Be out of sync with your times for just one day, and you will see how much eternity you contain within you.
Life has always seemed to me like a plant that lives on its rhizome. Its true life is invisible, hidden in the rhizome. The part that appears above ground lasts only a single summer. Then it withers away—an ephemeral apparition. When we think of the unending growth and decay of life and civilizations, we cannot escape the impression of absolute nullity. Yet I have never lost a sense of something that lives and endures underneath the eternal flux. What we see is the blossom, which passes. The rhizome remains.
There are no ordinary people. You have never talked to a mere mortal. Nations, cultures, arts, civilizations – these are mortal, and their life is to ours as the life of a gnat. But it is immortals whom we joke with, work with, marry, snub and exploit – immortal horrors or everlasting splendors. This does not mean that we are to be perpetually solemn. We must play. But our merriment must be of that kind (and it is, in fact, the merriest kind) which exists between people who have, from the outset, taken each other seriously – no flippancy, no superiority, no presumption.
―C.S. Lewis, The Weight of Glory
But the Phoenix is not remarkable for its feathers or flames. It is most revered for its ability to climb from its own funeral pyre, from the very ashes of its old charred body, as a brand new life ready to live again once more. Life after life, it goes through this cycle. It absorbs human sorrow, only to rise from death to do it all again. It never wearies, it never tires. It never questions its fate. Some say that the Phoenix is real, that it exists somewhere out there in the mountains of Arabia, elusive and mysterious. Others say that the Phoenix is only a wish made by desperate humans to believe in the continuance of life.
But I know a secret.
We are the Phoenix.
What nature delivers to us is never stale. Because what nature creates has eternity in it. —Isaac Bashevis Singer
Do not stand at my grave and weep
I am not there; I do not sleep.
I am a thousand winds that blow,
I am the diamond glints on snow,
I am the sun on ripened grain,
I am the gentle autumn rain.
When you awaken in the morning’s hush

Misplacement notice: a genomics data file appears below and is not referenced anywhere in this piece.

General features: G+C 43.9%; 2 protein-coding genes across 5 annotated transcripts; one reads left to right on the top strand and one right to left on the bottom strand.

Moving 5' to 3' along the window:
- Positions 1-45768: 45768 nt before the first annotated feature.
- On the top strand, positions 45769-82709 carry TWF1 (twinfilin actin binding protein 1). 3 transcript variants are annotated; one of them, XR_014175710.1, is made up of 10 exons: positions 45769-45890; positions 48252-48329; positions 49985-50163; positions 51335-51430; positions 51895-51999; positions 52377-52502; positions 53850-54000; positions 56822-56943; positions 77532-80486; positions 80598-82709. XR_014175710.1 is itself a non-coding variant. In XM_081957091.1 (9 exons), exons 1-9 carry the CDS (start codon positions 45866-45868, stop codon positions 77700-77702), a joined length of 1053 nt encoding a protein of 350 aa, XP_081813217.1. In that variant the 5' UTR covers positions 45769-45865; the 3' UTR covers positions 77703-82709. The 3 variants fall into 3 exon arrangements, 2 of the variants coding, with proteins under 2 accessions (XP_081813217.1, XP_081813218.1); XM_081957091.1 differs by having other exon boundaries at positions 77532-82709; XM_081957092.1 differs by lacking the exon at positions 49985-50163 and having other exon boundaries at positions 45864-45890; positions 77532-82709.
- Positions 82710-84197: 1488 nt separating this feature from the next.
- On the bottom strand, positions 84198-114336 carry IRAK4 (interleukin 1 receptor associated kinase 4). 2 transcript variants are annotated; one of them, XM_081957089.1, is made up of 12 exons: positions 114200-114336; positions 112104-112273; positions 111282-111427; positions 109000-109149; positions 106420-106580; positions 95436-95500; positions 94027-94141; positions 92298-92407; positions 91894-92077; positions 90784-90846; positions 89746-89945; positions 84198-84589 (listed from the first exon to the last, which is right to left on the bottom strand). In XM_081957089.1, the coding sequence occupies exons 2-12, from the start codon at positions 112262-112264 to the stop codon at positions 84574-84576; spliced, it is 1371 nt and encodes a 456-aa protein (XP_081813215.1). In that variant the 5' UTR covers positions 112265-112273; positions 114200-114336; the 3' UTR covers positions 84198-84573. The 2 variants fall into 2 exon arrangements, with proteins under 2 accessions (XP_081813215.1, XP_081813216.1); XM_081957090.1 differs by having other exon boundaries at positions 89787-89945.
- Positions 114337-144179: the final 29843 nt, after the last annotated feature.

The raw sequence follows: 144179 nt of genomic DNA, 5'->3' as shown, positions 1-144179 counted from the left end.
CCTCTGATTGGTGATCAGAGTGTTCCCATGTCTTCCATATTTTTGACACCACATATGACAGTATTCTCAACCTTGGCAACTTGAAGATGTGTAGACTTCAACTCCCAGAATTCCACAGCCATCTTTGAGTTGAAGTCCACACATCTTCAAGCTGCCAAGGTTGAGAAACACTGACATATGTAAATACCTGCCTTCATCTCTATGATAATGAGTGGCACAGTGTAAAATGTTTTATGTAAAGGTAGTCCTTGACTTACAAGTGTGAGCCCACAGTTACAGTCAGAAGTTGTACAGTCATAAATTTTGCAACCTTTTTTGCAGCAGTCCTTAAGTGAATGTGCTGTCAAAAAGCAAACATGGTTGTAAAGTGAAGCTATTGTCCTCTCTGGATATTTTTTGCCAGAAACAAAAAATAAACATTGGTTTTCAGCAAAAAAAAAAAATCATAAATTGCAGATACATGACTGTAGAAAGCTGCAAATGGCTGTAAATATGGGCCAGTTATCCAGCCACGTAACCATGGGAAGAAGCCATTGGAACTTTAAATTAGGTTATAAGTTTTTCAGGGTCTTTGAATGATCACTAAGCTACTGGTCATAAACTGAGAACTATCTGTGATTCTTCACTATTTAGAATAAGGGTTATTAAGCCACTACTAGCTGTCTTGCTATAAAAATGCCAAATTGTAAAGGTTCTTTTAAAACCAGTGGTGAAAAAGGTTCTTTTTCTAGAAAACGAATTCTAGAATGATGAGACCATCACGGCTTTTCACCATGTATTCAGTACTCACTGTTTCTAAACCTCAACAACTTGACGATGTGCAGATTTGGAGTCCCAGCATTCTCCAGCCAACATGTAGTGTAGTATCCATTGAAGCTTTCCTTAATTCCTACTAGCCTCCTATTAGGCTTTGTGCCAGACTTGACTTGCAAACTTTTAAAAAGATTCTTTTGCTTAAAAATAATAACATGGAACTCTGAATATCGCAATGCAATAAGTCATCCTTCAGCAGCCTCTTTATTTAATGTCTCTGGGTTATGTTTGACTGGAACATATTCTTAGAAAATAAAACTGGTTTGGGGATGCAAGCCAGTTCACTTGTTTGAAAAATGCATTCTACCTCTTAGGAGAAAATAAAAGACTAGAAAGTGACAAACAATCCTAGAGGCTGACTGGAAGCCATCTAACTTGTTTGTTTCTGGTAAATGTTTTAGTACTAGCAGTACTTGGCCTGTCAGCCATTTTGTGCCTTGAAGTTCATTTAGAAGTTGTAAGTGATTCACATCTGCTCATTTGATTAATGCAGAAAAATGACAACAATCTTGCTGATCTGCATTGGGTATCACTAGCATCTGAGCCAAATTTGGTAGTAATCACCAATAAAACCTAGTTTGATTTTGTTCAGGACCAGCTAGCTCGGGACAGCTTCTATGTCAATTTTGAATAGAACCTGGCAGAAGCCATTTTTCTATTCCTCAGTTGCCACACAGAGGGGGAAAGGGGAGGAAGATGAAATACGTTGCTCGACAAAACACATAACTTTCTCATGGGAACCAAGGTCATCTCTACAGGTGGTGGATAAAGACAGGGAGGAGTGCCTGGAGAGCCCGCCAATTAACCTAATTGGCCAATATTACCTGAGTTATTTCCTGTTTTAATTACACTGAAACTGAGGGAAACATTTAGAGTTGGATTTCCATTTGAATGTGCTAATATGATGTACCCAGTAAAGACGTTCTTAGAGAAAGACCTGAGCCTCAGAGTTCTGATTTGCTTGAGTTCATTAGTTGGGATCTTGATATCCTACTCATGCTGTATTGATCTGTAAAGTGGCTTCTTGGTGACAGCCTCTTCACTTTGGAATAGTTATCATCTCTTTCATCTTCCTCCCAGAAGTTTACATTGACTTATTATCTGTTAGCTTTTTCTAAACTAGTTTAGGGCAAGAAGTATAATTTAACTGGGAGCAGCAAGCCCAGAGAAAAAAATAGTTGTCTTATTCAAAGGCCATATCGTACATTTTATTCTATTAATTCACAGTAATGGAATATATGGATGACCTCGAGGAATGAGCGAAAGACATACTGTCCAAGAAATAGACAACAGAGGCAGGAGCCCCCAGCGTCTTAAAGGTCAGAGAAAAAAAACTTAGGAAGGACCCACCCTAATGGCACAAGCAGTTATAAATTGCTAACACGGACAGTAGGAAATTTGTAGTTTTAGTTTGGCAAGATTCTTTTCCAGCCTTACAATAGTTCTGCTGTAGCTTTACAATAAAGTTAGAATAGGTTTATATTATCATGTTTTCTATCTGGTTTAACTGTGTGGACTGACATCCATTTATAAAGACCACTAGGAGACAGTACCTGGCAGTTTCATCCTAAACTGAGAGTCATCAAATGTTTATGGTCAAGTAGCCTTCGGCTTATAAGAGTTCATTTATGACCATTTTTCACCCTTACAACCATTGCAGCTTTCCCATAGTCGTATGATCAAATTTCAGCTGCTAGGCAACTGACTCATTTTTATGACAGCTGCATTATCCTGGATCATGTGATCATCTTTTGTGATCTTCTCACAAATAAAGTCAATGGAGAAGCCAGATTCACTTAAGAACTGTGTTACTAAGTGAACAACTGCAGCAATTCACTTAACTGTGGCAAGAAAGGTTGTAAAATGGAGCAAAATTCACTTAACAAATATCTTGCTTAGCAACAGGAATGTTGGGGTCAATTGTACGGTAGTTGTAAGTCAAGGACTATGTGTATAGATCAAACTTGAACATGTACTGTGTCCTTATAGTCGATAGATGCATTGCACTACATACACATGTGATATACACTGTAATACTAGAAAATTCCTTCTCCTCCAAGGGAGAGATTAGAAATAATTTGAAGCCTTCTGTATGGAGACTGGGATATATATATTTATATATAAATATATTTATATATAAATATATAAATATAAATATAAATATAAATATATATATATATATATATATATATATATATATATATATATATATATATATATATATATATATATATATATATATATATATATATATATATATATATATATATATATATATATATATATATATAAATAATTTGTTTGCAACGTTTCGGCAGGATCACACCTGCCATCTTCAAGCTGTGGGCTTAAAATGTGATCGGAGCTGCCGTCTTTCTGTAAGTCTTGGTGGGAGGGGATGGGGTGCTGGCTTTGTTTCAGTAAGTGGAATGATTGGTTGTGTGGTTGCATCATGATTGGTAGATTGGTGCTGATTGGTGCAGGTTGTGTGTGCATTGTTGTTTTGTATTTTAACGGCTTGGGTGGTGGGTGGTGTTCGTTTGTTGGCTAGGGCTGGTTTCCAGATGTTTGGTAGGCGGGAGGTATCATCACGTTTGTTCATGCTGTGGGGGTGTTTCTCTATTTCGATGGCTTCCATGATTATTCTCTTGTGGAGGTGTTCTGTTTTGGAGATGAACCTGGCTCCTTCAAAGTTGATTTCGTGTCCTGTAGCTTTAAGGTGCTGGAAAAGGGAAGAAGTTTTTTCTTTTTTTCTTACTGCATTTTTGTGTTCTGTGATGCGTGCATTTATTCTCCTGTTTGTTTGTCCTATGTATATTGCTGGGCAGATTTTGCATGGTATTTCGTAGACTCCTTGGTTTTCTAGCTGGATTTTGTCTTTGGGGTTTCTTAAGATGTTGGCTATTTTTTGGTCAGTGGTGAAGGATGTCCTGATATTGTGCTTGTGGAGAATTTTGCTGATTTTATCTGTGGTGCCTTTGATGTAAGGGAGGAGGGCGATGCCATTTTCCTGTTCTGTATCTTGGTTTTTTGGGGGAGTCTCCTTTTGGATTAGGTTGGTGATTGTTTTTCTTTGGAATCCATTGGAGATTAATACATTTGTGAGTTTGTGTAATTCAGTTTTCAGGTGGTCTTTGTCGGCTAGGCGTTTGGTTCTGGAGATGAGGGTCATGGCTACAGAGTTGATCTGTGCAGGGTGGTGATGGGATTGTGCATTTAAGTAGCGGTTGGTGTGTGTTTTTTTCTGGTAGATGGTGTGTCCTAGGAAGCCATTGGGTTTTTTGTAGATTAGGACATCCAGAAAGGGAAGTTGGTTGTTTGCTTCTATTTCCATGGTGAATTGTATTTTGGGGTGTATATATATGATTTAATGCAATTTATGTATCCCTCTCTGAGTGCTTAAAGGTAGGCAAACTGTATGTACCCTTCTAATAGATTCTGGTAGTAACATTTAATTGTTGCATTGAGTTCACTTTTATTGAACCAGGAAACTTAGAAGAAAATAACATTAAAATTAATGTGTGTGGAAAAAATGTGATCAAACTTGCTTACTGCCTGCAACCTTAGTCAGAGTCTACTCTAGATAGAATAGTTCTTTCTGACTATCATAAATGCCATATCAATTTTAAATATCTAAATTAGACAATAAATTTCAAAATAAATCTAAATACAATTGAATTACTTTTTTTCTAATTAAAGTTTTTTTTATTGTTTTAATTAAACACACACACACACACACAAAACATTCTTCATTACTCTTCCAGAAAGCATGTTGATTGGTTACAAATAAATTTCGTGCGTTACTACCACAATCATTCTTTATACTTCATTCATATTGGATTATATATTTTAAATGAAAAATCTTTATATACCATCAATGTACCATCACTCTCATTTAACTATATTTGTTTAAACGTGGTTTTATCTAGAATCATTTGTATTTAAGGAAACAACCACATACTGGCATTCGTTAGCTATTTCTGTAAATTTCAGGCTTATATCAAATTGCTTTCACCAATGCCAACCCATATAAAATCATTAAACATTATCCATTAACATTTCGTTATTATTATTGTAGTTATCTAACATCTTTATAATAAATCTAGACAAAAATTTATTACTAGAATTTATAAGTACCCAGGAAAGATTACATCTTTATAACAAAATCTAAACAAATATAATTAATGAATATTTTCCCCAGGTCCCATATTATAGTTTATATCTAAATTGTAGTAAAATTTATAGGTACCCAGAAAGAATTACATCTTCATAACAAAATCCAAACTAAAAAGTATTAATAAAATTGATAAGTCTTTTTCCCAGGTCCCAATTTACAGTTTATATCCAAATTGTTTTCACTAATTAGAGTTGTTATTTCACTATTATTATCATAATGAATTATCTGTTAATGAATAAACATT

I am the swift uplifting rush
Of quiet birds in circled flight.
I am the soft stars that shine at night.
Do not stand at my grave and cry,
I am not there; I did not die.
In loving memory of Lisa Sasabuki, 2000-2016, dear sweet cat and gentle spirit. I’ll never hear the wind in the leaves quite the same way. Ack and chirp over the rainbow bridge to your dear brother Nick. We love you so much.
Oh, what strange wonderful clocks women are. They nest in Time. They make the flesh that holds fast and binds eternity. They live inside the gift, know power, accept, and need not mention it. Why speak of Time when you are Time, and shape the universal moments, as they pass, into warmth and action?
―Ray Bradbury, Something Wicked This Way Comes
It is human to fear things that make us feel uncertain. How can art help us to befriend those fears?
The surface of the Earth is the shore of the cosmic ocean. On this shore, we’ve learned most of what we know. Recently, we’ve waded a little way out, maybe ankle-deep, and the water seems inviting. Some part of our being knows this is where we came from. We long to return, and we can, because the cosmos is also within us. We’re made of star stuff.
―Carl Sagan, Cosmos
Mihoko Ogaki, born in Toyama, Japan and educated at the Kunstakademie Dusseldorf in Germany, is fascinated by the interplay of darkness and light. In her continuing series Milky Way, Ogaki sculpts human figures from fiber-reinforced plastic. These figures are all in the final stages of death, age and pain dominating their features. Left in that state, these would be deeply depressing sculptures, but Ogaki embeds each one with bright LEDs that recreate the patterns of the stars of our Milky Way Galaxy. The effect is enchanting and lovely, as these dark forms are transfigured into illuminating presences, each giving back their light to the universe around them. The concepts of soul, energy, and eternity dance before us, mysterious as ever.
The First Law of Thermodynamics states that energy can be changed from one form to another, but it cannot be created or destroyed. The implications for the conscious and unconscious parts of the human being can’t be quantified. We can’t see in the dark, nor can we truly see what death is until we experience it. In both cases, the obscurity can be frightening, even if we have faith on which to lean. There is more going on than we can understand or even perceive.
Ogaki’s magical sculptures capture the beauty and interconnectedness of light and darkness and of life and death without explaining their mysteries or interpreting their meaning. They hint at synchronicity, at a promise of meaning, which is comforting. We need artists to dream and explore these universal issues as much as we need scientists and philosophers to do so.